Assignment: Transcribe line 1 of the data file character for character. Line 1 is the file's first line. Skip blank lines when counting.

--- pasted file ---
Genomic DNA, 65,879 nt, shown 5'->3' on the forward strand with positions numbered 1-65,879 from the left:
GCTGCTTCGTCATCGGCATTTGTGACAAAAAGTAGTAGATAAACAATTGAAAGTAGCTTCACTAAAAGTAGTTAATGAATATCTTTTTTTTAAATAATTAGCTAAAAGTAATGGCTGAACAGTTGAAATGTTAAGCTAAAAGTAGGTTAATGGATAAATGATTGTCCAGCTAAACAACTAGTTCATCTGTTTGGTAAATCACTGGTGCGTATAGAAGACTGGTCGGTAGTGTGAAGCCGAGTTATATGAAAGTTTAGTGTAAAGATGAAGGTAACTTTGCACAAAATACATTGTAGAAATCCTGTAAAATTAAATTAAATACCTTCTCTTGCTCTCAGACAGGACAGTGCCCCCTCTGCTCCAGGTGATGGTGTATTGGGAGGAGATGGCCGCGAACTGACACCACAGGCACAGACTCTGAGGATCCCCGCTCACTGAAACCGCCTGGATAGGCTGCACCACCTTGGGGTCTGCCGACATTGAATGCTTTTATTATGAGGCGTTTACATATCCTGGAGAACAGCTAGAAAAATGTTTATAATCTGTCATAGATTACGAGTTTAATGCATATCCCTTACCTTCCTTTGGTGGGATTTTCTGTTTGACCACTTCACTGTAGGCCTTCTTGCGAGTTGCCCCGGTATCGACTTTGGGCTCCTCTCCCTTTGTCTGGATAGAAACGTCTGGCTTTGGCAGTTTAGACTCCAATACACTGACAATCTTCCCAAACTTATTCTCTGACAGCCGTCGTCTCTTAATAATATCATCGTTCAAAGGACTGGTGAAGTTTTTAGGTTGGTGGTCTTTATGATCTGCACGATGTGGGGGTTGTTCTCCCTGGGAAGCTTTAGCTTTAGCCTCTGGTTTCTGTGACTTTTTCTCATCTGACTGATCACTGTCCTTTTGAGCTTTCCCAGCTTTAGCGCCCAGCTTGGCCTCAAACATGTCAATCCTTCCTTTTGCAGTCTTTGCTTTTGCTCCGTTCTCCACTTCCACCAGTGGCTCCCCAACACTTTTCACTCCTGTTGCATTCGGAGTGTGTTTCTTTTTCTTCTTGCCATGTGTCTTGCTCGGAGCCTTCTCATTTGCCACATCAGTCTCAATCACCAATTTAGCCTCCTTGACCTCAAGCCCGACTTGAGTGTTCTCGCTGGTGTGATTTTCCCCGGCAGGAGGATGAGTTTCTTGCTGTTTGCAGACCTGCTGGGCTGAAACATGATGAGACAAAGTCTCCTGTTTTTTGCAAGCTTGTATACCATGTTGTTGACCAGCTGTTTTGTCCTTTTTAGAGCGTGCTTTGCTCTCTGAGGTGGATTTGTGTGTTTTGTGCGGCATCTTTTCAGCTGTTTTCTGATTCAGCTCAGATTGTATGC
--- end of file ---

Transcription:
Genomic DNA, 65,879 nt, shown 5'->3' on the forward strand with positions numbered 1-65,879 from the left: